Day by day, we hear sweet statements and poetic promises; we are regaled with pictures of an economic system that is the envy of the world; yet as a living organism we are beginning to see that its blood circulation is externally controlled by a machine that can be variously referred to as China, hustlers, or a class of diaspora looters within the widespread Lootocracy.
I do not write for recognition or acceptance. I do so because whenever I think of Sierra Leone, my already burdened heart becomes heavier, and I wonder about the conscience of those in power who succumb to the lure of sleep, without realizing it is in the midst of real life.
I realise that instead of putting on their thinking cap, they continue to dream of this wonderful arena they have created in their imagination; describing any attempt at pointing out that they are dancing naked, as exaggeration.
Unlike them, the people realise that exaggeration by its very nature has a ring of truth – doesn’t it?
So, I say to those who are cheerleaders for the government and indeed to all Sierra Leoneans – welcome to the real world.
I am very much aware that some of the guardian angels of the government’s information order would be reading this. And to this extent, they may want to offer rebuttals, cast aspersions and raise the volume of their propaganda. They are most welcome. But it should be noted that this writer is not a politician.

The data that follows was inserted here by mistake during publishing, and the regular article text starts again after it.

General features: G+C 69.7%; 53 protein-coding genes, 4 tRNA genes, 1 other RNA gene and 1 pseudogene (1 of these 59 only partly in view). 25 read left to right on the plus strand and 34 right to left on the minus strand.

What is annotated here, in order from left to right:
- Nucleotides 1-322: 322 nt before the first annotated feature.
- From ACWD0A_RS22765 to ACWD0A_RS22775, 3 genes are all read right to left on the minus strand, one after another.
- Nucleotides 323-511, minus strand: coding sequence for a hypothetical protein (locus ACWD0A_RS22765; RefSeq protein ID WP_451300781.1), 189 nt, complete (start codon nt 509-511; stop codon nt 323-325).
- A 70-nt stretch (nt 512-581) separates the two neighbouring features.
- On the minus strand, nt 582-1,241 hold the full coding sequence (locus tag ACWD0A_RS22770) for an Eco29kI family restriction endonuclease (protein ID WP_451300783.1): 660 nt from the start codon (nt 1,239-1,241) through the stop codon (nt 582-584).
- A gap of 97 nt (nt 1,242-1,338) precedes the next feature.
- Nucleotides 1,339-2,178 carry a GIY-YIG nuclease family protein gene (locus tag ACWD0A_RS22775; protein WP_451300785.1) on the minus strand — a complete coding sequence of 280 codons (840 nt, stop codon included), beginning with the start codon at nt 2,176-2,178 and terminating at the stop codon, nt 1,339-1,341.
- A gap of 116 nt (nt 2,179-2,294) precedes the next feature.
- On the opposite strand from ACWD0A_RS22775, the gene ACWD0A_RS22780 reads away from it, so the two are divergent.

Rather, I am a public-spirited citizen, who has anxiously waited for the powers that be, to show their hands and make me eat my words. But instead, they have ensured that politics remains the largest and most productive industry in the country, and with being in government, the most profitable investment.
The greedy class of political elite have not only raped our nation, they have pillaged and looted it and virtually left it comatose, which is why we are poor and broke.
Today, a well-informed observer will not hesitate to describe the sum total of government’s effort as one that amounts to broken promises, adorned with anti-poor development agenda.
No doubt, all societies experience periods of uncertainty and risk. The task is for leaders to establish and nurture thriving functional institutions that can navigate these periods of uncertainty and mitigate risks.
In our situation, it appears that for so long and against the backdrop of its nexus to our history, the dream with the epicentre being the people and the philosophy directed at elevating the status of the majority, towards a more enduring, enjoyable and comfortable life, has been naively ignored by those in power in what can only be described as a deliberate conspiracy against the masses.